Redefining revision as continual practice

Step 2

Recap plenaries

As students use Quiz mode a wealth of data is being collected about their strengths and weaknesses. Plenaries at the end of a lesson are a great opportunity to focus on questions that have not been answered correctly by the majority of the class, identifying misconceptions.

data at your fingertips

identify and address knowledge gaps

ideal for weekly reviews

spot misconceptions

perfect end to a lesson

data at your


identify and address

knowledge gaps

ideal for weekly




perfect end to

a lesson

Give the end of lessons a real purpose beyond finishing the main activity and packing up.

Teacher asking questions


1. Reports

Use the Quiz Questions analysis report to show the top 10 least well answered questions.

2. Topics

Use the report topic filtering to change the topics shown on the report. This does not affect the topic filters for students answering questions. Focus just on the last topic or the whole course to date.

3. Recap

Recap the top question on the report with the class in each lesson, explaining the correct and incorrect answers.

Alternatively have a weekly or fortnightly review lesson looking at all ten of the most incorrectly answered questions.

Why use Smart Revise

A report shows the top 10 least and most well answered questions by the whole class.

Teachers can easily prioritise the knowledge they need to cover again by focusing on the questions least well answered (in the red column on the left). Spotting misunderstandings can inform teaching and help students choose the correct answer in the future.

You can ignore the questions (in the green column on the right) that the majority of students are answering correctly. This also gives you an insight into the strengths of the class as a whole.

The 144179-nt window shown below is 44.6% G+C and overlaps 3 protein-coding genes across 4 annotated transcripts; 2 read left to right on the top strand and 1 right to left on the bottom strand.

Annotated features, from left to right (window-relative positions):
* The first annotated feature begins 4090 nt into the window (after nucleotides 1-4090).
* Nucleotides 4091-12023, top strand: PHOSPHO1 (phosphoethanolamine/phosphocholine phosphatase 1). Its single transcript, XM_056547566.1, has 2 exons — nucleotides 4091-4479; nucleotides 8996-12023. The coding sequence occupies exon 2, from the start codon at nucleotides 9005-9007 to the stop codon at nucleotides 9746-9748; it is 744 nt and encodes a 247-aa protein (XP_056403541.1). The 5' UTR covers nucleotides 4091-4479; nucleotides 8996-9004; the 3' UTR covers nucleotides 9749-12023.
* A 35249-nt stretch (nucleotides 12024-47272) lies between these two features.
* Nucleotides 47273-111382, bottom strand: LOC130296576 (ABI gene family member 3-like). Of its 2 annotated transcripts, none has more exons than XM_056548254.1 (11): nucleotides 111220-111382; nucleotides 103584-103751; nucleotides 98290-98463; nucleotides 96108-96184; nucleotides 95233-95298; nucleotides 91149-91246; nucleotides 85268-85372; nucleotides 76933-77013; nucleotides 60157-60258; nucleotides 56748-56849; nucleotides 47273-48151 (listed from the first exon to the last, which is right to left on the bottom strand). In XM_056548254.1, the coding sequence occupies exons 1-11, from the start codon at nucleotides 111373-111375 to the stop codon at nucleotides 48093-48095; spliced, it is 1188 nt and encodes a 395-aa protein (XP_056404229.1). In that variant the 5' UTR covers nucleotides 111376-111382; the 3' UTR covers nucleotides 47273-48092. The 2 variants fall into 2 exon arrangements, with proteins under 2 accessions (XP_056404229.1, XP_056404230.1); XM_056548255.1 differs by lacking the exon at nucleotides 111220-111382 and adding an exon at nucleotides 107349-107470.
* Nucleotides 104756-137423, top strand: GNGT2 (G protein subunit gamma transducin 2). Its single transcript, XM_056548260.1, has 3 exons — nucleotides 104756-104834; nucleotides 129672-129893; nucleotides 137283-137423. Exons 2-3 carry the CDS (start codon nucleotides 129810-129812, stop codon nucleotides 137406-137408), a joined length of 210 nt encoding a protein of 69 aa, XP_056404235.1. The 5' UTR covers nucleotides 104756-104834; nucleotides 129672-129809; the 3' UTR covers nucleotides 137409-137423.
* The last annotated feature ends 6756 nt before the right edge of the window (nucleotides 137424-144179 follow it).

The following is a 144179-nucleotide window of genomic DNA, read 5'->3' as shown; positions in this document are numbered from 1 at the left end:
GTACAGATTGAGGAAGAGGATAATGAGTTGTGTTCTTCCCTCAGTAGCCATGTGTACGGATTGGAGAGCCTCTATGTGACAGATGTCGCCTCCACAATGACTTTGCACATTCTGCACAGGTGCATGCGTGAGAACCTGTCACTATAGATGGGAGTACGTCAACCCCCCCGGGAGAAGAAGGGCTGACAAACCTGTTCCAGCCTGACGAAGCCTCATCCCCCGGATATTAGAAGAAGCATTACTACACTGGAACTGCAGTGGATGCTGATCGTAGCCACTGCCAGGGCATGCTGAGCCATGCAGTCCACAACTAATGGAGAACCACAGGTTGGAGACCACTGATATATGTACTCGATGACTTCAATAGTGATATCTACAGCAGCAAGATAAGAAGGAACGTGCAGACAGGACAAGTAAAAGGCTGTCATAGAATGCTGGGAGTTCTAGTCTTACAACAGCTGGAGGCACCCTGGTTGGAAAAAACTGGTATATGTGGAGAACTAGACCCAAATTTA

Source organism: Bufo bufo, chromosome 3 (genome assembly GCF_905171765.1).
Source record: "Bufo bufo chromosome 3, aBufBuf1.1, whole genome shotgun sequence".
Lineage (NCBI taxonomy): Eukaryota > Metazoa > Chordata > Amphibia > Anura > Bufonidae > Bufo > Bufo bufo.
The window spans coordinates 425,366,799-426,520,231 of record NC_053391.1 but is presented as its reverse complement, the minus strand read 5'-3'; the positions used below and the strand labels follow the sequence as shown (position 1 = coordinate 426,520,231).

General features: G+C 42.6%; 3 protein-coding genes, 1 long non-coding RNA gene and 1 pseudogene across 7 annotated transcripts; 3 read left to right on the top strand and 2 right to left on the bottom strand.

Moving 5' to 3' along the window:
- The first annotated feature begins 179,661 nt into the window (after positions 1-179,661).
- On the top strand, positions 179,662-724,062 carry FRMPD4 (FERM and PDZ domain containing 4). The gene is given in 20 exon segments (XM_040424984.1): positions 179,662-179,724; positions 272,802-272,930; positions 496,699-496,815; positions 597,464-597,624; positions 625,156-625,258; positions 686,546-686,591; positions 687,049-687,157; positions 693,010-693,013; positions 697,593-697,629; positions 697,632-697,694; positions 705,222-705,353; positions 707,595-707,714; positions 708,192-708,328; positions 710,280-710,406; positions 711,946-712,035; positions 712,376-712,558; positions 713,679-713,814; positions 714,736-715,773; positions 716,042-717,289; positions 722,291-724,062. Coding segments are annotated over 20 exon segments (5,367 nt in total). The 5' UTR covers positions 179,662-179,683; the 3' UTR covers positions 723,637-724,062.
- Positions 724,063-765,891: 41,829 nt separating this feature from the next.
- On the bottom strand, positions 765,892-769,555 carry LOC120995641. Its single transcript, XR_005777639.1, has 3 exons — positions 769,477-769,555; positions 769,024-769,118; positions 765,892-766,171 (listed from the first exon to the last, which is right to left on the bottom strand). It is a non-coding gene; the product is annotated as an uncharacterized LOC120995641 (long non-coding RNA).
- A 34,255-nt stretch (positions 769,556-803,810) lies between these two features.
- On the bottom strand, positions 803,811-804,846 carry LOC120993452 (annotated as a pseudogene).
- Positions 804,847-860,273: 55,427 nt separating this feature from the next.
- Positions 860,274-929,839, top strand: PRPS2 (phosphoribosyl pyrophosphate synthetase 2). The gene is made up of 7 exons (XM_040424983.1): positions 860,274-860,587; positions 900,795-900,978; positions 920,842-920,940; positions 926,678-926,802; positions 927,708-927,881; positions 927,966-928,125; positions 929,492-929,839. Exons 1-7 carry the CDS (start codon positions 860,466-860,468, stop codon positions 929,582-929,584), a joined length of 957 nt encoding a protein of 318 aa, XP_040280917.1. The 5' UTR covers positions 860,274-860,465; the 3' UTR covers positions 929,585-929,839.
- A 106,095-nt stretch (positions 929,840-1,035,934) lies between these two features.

Where possible, the multiple-choice questions have diagnostic answers allowing the teacher to spot misconceptions more easily.

Every question aims to elicit knowledge from a specific part of the course specification and is something students need to know for exams.

The research says that:

  • Weekly reviews have a positive effect on learning.
  • Data-driven instruction, the continuous process in which educators gather student information, perform data analysis to identify weak spots, and make the necessary adjustments raises attainment.

Rosenshine, B. (2012) Principles of Instruction: Research-Based Strategies That All Teachers Should Know. American Educator, 36(1), p12-39.

Top tips

Diagnostic questions are ones where each possible answer is plausible in some way, and these can illicit misconceptions more easily that other types of question. Focus on who gave incorrect answers by hovering over the coloured bars on the questions analysis report, and find out why by asking the students to explain why they chose that answer.

Many questions may look like duplicates, but they are subtly different and aim to train students not to select the first answer they assume is correct, but to take more time to think.

Remember to unlock more topics using the class topic filters as more material is introduced to students.